I know it’s been kind of sparse. I’ve actually been out in the field. I’ll be back in the blogging saddle soon enough.

For now, a friend did pass along

this story, knowing I’ve been following the movement to push the California presidential primary up to February 2008 rather than June.

The full California Senate has now approved the bill to do just that. The LA Times dug up a great old quote in its story about the vote:

For 1998, California lawmakers moved the state’s presidential primary election to the first Tuesday in March. It stayed there until 2004, when Gov. Arnold Schwarzenegger signed a bill returning the election to June.

Lawmakers called the early March primary a failure — by the time California voted in March 2004, 20 other states had held elections and Sen. John Kerry was the presumed Democratic presidential nominee.

“An early primary didn’t make us any more relevant,” Assembly Speaker Fabian Nuñez (D-Los Angeles) said in August 2004. “The only result was a lower turnout.”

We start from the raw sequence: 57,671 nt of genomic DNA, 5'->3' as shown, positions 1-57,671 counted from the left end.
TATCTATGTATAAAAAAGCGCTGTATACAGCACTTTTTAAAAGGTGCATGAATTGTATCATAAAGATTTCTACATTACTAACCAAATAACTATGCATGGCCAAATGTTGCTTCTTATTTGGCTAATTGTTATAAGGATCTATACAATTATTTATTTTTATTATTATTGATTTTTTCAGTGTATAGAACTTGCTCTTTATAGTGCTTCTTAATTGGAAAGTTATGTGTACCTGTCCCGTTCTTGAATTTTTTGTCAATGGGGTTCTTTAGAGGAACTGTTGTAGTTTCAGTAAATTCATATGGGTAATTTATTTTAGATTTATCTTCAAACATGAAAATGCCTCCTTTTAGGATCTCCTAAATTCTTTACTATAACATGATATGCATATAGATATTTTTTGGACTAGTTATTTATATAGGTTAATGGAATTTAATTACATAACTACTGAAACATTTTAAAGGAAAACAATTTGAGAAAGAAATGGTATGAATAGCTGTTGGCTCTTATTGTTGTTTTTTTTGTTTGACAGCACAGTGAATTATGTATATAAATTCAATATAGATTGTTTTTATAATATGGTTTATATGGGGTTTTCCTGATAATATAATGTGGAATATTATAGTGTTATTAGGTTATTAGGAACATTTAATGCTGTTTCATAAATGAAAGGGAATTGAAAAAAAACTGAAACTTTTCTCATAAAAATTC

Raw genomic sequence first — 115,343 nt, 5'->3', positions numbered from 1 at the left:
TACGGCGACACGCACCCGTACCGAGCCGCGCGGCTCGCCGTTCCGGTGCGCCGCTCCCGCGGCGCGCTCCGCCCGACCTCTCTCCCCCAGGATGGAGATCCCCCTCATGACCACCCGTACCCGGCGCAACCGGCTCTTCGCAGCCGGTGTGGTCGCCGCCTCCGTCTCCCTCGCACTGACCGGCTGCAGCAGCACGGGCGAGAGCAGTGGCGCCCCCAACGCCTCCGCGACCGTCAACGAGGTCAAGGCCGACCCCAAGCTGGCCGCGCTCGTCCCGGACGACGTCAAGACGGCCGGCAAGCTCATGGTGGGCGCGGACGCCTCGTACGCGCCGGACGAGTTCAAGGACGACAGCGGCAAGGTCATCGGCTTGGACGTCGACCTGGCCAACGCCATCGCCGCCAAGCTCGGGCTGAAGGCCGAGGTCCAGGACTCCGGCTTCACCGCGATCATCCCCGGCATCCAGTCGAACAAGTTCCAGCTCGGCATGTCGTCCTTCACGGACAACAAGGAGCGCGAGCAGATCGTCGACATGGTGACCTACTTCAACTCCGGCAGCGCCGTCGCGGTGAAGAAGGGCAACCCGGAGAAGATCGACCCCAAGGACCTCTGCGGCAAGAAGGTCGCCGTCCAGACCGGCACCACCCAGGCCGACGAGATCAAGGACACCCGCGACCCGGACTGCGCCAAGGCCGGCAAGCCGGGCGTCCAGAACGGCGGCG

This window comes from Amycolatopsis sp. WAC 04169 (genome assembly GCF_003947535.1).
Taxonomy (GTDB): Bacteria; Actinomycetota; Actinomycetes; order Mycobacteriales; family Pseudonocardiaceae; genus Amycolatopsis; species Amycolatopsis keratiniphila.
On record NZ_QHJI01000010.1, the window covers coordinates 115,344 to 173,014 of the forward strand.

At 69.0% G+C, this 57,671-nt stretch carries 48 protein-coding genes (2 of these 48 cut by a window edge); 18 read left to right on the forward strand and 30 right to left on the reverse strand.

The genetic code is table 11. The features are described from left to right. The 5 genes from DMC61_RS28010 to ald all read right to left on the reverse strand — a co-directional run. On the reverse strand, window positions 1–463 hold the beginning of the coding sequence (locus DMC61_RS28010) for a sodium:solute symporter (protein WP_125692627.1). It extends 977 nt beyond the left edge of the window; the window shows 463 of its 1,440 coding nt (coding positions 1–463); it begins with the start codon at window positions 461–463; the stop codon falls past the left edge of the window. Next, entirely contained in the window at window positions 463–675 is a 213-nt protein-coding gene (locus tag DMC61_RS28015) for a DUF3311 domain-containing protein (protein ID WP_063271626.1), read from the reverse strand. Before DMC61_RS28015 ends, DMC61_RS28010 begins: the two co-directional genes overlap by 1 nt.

Today, Nuñez is a strong supporter of moving the primary again, saying it will make California more relevant in national politics.

“Some national issues, including immigration and coastal oil drilling, are issues that disproportionally impact states like California,” Nunez said today in a speech to the Sacramento Press Club. “I think prospective nominees should be vetted on their views on these issues sooner rather than later. The early presidential primary in California will do just that.”

But Nuñez has another reason: He hopes to use an early primary ballot to ask voters to relax term limits.

The LA Times, however, doesn’t really explain how this is different than 2004. In 2004, they moved the whole primary to March, not just the presidential decision. In other words, we voted on mayor, city attorney, City Council and a bunch of other positions then. This time around, they want to make us go to the polls in February, then in June and then in November. Three times. Add an extra election — at an estimated cost of $90 million across the state — just so that Nuñez and others can extend term limits in time to allow them to run for reelection.

Why we should spend so much as a state on an extra election for no other reason than that is incomprehensible.

SCOTT LEWIS

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